Something to Laugh About

Laughing at experts is nothing new. Kate Davison explores our long history of puncturing the powerful with satire and humour – to keep them in line and just for the fun of it.  

Perhaps it is the hours spent in archives or sipping tea at conferences, but there can be few who value old jokes as much as historians do. The first efforts to recover the humour of the past were made in the 1970s with the early stirrings of cultural history and, since then, it has become a well-trodden path to explore past mentalities. Laughter is a fundamental human characteristic – the very thing that separates us from animals, if you follow Aristotle – but the subjects we see fit to laugh at change over time. The theory is simple: if you can ‘get’ the jokes of the past, you can understand the interests and sensibilities of the people who inhabited it.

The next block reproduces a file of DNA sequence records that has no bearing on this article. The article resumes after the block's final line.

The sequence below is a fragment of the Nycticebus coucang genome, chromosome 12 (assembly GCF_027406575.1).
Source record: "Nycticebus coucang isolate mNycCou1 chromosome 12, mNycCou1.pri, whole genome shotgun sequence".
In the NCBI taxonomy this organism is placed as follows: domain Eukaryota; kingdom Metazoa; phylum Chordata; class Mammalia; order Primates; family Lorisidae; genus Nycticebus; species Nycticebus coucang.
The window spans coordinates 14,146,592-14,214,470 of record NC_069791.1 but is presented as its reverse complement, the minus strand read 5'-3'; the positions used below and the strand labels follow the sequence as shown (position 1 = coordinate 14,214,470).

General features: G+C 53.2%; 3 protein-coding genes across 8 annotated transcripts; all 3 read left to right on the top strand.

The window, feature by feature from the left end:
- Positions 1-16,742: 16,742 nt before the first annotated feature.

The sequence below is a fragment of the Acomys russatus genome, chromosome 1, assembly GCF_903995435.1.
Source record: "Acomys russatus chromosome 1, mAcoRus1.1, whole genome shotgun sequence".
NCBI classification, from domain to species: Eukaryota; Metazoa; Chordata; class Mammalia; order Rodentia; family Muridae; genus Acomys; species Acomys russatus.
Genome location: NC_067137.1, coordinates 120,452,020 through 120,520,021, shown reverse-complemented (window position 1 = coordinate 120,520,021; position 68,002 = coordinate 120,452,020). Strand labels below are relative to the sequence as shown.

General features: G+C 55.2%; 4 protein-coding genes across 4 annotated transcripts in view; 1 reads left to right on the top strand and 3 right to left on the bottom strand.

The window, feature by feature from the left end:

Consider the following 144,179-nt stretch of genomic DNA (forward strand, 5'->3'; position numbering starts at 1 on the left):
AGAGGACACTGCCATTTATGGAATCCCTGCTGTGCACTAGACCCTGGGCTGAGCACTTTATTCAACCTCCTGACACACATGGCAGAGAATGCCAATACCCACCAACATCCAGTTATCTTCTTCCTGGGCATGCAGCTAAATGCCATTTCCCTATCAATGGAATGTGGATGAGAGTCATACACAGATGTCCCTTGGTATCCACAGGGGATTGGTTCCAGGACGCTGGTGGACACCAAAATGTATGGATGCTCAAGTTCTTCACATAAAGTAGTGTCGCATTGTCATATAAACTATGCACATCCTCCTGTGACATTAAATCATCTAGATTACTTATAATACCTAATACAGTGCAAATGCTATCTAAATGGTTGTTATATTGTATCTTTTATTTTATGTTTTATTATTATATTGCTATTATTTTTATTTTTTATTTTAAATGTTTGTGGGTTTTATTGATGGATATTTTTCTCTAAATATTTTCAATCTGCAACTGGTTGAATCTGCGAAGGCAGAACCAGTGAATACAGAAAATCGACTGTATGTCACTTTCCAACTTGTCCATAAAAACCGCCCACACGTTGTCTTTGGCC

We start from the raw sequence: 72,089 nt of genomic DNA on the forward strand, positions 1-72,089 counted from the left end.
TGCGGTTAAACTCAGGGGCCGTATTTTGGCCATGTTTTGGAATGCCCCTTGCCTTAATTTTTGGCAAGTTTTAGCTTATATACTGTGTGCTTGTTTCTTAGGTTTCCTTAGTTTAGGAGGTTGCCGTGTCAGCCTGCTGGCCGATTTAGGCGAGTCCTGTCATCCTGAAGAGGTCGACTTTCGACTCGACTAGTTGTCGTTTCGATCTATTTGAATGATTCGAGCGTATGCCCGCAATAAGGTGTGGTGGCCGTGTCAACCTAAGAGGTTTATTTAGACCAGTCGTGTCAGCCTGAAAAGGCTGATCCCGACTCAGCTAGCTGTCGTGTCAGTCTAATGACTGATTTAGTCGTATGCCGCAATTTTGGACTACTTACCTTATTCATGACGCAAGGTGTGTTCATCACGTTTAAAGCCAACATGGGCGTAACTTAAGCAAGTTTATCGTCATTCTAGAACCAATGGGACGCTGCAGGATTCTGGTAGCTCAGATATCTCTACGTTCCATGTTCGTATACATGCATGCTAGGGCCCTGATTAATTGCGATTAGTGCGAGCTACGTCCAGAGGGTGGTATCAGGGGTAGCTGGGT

To continue reading this article you will need to purchase access to the online archive.

Buy Online Access  Buy Print & Archive Subscription

If you have already purchased access, or are a print & archive subscriber, please ensure you are logged in.

Please email if you have any problems.